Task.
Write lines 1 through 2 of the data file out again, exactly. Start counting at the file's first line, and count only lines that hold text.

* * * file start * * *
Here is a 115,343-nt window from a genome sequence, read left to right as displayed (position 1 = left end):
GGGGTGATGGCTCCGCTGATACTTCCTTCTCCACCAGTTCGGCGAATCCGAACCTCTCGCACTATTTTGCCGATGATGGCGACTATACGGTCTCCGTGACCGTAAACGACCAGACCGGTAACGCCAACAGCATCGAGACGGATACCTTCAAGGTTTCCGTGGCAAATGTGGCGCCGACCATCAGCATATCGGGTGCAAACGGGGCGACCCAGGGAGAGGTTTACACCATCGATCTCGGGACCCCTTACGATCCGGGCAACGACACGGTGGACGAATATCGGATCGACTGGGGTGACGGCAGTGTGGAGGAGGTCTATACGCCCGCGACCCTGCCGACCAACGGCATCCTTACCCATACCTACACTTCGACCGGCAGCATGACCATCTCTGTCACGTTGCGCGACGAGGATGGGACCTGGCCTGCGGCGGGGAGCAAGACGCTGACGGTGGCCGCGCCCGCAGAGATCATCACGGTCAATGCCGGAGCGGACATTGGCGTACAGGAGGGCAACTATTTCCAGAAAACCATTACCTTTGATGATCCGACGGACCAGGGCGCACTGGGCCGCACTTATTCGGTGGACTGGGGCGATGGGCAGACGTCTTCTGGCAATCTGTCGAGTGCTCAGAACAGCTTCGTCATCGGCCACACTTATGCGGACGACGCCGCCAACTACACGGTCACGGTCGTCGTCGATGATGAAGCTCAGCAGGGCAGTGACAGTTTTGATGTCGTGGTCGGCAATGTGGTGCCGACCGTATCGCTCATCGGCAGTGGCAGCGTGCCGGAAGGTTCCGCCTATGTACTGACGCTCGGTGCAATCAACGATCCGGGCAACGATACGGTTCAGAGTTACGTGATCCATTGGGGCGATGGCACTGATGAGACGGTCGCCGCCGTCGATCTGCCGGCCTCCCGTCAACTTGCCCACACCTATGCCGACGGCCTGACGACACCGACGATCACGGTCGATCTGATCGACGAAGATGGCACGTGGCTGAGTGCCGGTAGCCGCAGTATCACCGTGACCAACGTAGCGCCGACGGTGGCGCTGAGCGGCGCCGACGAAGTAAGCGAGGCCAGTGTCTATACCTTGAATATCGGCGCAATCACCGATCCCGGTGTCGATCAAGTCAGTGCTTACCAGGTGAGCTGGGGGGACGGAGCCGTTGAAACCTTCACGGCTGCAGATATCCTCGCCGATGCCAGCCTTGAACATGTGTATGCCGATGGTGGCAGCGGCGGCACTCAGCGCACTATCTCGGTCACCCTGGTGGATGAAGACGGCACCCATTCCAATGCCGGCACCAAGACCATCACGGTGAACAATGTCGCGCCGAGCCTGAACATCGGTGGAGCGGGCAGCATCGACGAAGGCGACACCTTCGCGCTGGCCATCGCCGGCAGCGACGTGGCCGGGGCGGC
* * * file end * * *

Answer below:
Here is a 115,343-nt window from a genome sequence, read left to right as displayed (position 1 = left end):
GGGGTGATGGCTCCGCTGATACTTCCTTCTCCACCAGTTCGGCGAATCCGAACCTCTCGCACTATTTTGCCGATGATGGCGACTATACGGTCTCCGTGACCGTAAACGACCAGACCGGTAACGCCAACAGCATCGAGACGGATACCTTCAAGGTTTCCGTGGCAAATGTGGCGCCGACCATCAGCATATCGGGTGCAAACGGGGCGACCCAGGGAGAGGTTTACACCATCGATCTCGGGACCCCTTACGATCCGGGCAACGACACGGTGGACGAATATCGGATCGACTGGGGTGACGGCAGTGTGGAGGAGGTCTATACGCCCGCGACCCTGCCGACCAACGGCATCCTTACCCATACCTACACTTCGACCGGCAGCATGACCATCTCTGTCACGTTGCGCGACGAGGATGGGACCTGGCCTGCGGCGGGGAGCAAGACGCTGACGGTGGCCGCGCCCGCAGAGATCATCACGGTCAATGCCGGAGCGGACATTGGCGTACAGGAGGGCAACTATTTCCAGAAAACCATTACCTTTGATGATCCGACGGACCAGGGCGCACTGGGCCGCACTTATTCGGTGGACTGGGGCGATGGGCAGACGTCTTCTGGCAATCTGTCGAGTGCTCAGAACAGCTTCGTCATCGGCCACACTTATGCGGACGACGCCGCCAACTACACGGTCACGGTCGTCGTCGATGATGAAGCTCAGCAGGGCAGTGACAGTTTTGATGTCGTGGTCGGCAATGTGGTGCCGACCGTATCGCTCATCGGCAGTGGCAGCGTGCCGGAAGGTTCCGCCTATGTACTGACGCTCGGTGCAATCAACGATCCGGGCAACGATACGGTTCAGAGTTACGTGATCCATTGGGGCGATGGCACTGATGAGACGGTCGCCGCCGTCGATCTGCCGGCCTCCCGTCAACTTGCCCACACCTATGCCGACGGCCTGACGACACCGACGATCACGGTCGATCTGATCGACGAAGATGGCACGTGGCTGAGTGCCGGTAGCCGCAGTATCACCGTGACCAACGTAGCGCCGACGGTGGCGCTGAGCGGCGCCGACGAAGTAAGCGAGGCCAGTGTCTATACCTTGAATATCGGCGCAATCACCGATCCCGGTGTCGATCAAGTCAGTGCTTACCAGGTGAGCTGGGGGGACGGAGCCGTTGAAACCTTCACGGCTGCAGATATCCTCGCCGATGCCAGCCTTGAACATGTGTATGCCGATGGTGGCAGCGGCGGCACTCAGCGCACTATCTCGGTCACCCTGGTGGATGAAGACGGCACCCATTCCAATGCCGGCACCAAGACCATCACGGTGAACAATGTCGCGCCGAGCCTGAACATCGGTGGAGCGGGCAGCATCGACGAAGGCGACACCTTCGCGCTGGCCATCGCCGGCAGCGACGTGGCCGGGGCGGC